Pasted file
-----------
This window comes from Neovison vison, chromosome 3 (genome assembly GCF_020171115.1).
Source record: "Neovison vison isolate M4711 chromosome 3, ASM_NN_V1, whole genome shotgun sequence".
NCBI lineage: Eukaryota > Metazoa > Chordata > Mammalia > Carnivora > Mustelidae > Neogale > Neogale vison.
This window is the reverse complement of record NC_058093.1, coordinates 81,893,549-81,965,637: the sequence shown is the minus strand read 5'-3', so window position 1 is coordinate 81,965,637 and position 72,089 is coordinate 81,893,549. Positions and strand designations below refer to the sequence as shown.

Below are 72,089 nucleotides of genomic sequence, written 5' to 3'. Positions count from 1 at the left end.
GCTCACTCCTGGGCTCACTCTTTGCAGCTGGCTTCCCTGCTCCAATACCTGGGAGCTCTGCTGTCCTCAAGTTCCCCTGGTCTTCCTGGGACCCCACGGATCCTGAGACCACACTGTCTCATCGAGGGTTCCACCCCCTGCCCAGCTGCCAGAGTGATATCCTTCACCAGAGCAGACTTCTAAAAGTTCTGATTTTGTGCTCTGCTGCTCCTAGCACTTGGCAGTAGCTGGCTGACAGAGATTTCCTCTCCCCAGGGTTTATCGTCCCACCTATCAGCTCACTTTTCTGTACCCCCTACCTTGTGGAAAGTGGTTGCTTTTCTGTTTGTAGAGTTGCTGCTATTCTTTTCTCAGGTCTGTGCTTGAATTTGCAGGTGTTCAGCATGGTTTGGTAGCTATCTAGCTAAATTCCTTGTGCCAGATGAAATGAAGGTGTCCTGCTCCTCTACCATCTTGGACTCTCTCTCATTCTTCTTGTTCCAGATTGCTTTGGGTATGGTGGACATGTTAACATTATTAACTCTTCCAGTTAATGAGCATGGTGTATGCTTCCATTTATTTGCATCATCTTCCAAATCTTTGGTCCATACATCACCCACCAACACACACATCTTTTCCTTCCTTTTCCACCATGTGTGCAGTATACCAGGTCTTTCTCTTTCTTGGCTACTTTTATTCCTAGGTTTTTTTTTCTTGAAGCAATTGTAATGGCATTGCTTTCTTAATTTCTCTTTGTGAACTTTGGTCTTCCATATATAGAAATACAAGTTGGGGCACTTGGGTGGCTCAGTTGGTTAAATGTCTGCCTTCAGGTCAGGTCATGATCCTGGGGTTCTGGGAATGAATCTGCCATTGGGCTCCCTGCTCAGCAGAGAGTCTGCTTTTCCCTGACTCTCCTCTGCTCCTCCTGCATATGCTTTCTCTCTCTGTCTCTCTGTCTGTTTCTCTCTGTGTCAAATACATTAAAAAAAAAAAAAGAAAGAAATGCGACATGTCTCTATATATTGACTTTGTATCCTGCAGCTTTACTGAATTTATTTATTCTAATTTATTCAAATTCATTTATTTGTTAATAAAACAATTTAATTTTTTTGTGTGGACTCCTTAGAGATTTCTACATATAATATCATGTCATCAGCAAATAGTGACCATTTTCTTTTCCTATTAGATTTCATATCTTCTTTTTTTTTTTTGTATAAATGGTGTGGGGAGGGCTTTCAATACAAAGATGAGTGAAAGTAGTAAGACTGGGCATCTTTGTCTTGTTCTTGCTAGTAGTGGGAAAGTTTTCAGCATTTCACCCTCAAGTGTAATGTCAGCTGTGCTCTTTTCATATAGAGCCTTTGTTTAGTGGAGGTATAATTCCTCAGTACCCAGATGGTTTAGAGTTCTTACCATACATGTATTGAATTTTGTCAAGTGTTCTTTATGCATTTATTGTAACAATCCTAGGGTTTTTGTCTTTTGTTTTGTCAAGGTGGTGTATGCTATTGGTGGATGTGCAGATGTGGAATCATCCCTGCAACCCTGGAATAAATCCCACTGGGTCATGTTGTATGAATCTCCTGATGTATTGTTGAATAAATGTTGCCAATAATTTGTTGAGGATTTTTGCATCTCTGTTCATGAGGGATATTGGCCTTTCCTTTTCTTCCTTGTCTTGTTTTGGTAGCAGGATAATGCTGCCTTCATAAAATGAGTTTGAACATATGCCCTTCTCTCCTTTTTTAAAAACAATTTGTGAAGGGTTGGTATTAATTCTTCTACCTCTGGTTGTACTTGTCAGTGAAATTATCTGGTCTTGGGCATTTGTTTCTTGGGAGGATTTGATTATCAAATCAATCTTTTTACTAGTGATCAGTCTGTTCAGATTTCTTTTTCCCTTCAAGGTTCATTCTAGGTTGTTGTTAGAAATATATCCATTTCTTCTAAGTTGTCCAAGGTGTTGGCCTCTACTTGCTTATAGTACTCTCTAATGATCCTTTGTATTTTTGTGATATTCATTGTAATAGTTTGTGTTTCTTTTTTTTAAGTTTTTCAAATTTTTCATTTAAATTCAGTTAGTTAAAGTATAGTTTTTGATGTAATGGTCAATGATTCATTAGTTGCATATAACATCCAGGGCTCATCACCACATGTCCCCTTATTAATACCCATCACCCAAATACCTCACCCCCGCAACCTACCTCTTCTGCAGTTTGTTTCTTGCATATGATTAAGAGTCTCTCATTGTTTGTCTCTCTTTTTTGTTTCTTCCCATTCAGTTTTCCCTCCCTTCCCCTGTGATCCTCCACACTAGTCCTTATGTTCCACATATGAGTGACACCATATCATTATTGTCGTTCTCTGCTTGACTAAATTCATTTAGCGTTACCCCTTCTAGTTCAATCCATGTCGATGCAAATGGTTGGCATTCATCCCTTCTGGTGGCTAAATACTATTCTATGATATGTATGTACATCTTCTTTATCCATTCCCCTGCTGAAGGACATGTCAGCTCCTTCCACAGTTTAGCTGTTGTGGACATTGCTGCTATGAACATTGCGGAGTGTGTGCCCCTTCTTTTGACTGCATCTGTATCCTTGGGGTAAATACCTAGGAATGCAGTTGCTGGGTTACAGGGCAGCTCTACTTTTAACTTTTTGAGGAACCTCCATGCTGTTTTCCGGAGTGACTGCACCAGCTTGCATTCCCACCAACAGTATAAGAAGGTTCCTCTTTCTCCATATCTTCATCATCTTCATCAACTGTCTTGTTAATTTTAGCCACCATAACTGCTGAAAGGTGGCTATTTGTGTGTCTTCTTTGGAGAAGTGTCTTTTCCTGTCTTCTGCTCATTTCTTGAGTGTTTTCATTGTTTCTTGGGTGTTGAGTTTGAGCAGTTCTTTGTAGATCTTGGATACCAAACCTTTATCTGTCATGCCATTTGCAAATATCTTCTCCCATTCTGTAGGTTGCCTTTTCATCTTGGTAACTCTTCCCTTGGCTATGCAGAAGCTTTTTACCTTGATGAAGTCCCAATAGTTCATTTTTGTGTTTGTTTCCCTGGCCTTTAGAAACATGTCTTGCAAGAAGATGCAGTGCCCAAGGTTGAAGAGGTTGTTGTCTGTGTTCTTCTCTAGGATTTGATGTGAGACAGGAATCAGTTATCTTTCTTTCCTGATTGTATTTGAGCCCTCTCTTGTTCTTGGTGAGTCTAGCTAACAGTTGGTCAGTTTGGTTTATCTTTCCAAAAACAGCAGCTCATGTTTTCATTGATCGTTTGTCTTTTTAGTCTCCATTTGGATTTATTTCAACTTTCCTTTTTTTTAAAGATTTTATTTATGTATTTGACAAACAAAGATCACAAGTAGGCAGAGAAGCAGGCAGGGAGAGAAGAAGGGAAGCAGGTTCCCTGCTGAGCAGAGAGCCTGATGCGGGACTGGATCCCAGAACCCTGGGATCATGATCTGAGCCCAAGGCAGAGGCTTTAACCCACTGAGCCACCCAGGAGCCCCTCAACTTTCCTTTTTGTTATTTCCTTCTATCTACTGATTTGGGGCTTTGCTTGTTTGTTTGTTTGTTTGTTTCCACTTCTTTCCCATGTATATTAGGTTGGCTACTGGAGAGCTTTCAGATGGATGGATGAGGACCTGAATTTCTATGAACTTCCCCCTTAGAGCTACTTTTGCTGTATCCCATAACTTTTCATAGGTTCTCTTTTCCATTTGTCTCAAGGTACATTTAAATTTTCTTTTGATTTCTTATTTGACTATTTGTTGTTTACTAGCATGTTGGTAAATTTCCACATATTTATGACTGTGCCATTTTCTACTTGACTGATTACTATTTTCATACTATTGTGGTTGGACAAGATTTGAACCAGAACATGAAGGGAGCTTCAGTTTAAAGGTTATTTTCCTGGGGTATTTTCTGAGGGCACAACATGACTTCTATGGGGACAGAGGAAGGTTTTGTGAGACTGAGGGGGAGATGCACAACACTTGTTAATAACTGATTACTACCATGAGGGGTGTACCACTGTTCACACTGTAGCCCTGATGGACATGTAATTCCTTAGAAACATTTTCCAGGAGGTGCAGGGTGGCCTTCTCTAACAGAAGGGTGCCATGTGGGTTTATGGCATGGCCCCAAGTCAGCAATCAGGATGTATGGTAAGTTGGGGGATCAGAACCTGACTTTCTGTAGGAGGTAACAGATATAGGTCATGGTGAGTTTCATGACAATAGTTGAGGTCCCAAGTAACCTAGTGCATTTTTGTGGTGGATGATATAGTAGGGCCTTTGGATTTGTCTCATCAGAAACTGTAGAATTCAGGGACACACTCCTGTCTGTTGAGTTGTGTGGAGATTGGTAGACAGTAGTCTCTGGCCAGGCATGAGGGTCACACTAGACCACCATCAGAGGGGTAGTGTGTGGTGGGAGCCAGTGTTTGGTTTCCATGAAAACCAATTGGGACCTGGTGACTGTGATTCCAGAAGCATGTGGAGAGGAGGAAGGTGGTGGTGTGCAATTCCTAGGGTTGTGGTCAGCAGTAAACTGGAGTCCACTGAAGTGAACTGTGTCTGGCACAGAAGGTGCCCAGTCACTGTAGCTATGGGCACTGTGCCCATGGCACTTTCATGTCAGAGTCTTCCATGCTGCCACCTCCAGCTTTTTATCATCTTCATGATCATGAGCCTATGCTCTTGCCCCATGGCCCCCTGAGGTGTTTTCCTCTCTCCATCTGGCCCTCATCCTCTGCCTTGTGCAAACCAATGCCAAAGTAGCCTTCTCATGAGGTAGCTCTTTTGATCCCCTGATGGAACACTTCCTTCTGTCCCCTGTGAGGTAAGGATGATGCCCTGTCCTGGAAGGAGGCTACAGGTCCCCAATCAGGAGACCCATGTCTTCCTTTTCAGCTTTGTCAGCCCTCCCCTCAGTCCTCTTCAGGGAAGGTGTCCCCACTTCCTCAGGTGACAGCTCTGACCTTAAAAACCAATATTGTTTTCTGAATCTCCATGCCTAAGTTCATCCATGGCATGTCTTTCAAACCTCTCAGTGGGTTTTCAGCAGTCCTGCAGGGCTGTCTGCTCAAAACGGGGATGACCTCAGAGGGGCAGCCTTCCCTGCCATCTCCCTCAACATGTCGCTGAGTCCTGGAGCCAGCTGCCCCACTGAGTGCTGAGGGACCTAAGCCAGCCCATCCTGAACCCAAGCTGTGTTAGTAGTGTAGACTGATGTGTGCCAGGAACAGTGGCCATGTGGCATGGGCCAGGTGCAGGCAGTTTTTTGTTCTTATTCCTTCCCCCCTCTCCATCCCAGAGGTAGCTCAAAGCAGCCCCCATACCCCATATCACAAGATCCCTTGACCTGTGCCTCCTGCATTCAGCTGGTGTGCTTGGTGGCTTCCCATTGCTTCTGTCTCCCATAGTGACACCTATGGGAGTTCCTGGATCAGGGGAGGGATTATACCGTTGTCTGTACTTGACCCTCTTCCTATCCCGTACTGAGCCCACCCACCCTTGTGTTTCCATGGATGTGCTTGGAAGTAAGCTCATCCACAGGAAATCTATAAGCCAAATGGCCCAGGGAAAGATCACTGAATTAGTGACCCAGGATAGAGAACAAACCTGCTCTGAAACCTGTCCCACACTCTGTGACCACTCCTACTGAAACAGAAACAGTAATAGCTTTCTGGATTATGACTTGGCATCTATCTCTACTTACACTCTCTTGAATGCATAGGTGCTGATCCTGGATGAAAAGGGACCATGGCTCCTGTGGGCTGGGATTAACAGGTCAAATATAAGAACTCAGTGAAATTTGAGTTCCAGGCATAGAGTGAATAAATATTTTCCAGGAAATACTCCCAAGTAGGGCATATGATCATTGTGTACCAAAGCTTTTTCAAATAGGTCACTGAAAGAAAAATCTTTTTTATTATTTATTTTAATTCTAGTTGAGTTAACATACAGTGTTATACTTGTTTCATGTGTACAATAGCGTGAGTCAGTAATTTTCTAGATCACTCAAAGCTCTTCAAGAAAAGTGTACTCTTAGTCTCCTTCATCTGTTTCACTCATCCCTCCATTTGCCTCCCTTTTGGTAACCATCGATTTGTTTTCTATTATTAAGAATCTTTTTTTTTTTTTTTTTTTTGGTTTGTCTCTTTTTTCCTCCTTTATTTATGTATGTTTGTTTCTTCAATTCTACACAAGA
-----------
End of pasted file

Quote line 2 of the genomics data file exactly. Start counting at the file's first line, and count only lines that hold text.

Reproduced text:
Source record: "Neovison vison isolate M4711 chromosome 3, ASM_NN_V1, whole genome shotgun sequence".